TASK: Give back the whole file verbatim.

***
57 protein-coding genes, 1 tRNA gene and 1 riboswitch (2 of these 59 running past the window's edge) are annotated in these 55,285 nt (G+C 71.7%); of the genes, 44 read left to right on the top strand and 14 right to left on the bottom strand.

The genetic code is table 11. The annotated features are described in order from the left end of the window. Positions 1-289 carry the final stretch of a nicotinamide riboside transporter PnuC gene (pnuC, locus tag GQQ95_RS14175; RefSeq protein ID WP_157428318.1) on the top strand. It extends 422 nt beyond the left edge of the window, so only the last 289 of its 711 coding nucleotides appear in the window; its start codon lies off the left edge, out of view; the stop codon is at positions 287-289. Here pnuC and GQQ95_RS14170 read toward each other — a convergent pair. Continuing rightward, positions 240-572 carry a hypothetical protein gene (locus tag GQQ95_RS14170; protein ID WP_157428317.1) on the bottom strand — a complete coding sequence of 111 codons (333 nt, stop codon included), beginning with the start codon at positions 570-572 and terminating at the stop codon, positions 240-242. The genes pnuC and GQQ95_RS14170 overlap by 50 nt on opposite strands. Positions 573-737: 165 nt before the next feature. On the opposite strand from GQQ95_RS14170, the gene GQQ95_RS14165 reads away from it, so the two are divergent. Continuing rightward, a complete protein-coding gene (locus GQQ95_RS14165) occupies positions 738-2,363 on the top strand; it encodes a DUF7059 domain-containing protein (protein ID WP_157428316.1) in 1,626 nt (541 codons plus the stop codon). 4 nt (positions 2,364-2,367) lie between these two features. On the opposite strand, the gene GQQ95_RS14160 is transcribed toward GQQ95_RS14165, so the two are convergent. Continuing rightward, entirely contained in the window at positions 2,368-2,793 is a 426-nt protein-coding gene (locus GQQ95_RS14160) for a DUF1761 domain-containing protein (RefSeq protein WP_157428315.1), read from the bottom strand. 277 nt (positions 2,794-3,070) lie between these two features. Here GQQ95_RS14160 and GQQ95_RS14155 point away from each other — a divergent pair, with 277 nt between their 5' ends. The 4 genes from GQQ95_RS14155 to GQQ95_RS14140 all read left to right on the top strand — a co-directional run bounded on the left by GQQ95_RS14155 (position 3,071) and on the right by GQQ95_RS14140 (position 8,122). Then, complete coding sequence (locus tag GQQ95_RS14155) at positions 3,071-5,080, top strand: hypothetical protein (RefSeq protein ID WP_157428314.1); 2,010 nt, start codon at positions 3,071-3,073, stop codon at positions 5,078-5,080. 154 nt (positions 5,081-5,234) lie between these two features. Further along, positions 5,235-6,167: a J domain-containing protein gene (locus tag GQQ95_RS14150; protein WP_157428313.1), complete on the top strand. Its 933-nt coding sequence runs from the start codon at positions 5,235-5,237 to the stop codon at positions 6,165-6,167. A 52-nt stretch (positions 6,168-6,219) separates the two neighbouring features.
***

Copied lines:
57 protein-coding genes, 1 tRNA gene and 1 riboswitch (2 of these 59 running past the window's edge) are annotated in these 55,285 nt (G+C 71.7%); of the genes, 44 read left to right on the top strand and 14 right to left on the bottom strand.

The genetic code is table 11. The annotated features are described in order from the left end of the window. Positions 1-289 carry the final stretch of a nicotinamide riboside transporter PnuC gene (pnuC, locus tag GQQ95_RS14175; RefSeq protein ID WP_157428318.1) on the top strand. It extends 422 nt beyond the left edge of the window, so only the last 289 of its 711 coding nucleotides appear in the window; its start codon lies off the left edge, out of view; the stop codon is at positions 287-289. Here pnuC and GQQ95_RS14170 read toward each other — a convergent pair. Continuing rightward, positions 240-572 carry a hypothetical protein gene (locus tag GQQ95_RS14170; protein ID WP_157428317.1) on the bottom strand — a complete coding sequence of 111 codons (333 nt, stop codon included), beginning with the start codon at positions 570-572 and terminating at the stop codon, positions 240-242. The genes pnuC and GQQ95_RS14170 overlap by 50 nt on opposite strands. Positions 573-737: 165 nt before the next feature. On the opposite strand from GQQ95_RS14170, the gene GQQ95_RS14165 reads away from it, so the two are divergent. Continuing rightward, a complete protein-coding gene (locus GQQ95_RS14165) occupies positions 738-2,363 on the top strand; it encodes a DUF7059 domain-containing protein (protein ID WP_157428316.1) in 1,626 nt (541 codons plus the stop codon). 4 nt (positions 2,364-2,367) lie between these two features. On the opposite strand, the gene GQQ95_RS14160 is transcribed toward GQQ95_RS14165, so the two are convergent. Continuing rightward, entirely contained in the window at positions 2,368-2,793 is a 426-nt protein-coding gene (locus GQQ95_RS14160) for a DUF1761 domain-containing protein (RefSeq protein WP_157428315.1), read from the bottom strand. 277 nt (positions 2,794-3,070) lie between these two features. Here GQQ95_RS14160 and GQQ95_RS14155 point away from each other — a divergent pair, with 277 nt between their 5' ends. The 4 genes from GQQ95_RS14155 to GQQ95_RS14140 all read left to right on the top strand — a co-directional run bounded on the left by GQQ95_RS14155 (position 3,071) and on the right by GQQ95_RS14140 (position 8,122). Then, complete coding sequence (locus tag GQQ95_RS14155) at positions 3,071-5,080, top strand: hypothetical protein (RefSeq protein ID WP_157428314.1); 2,010 nt, start codon at positions 3,071-3,073, stop codon at positions 5,078-5,080. 154 nt (positions 5,081-5,234) lie between these two features. Further along, positions 5,235-6,167: a J domain-containing protein gene (locus tag GQQ95_RS14150; protein WP_157428313.1), complete on the top strand. Its 933-nt coding sequence runs from the start codon at positions 5,235-5,237 to the stop codon at positions 6,165-6,167. A 52-nt stretch (positions 6,168-6,219) separates the two neighbouring features.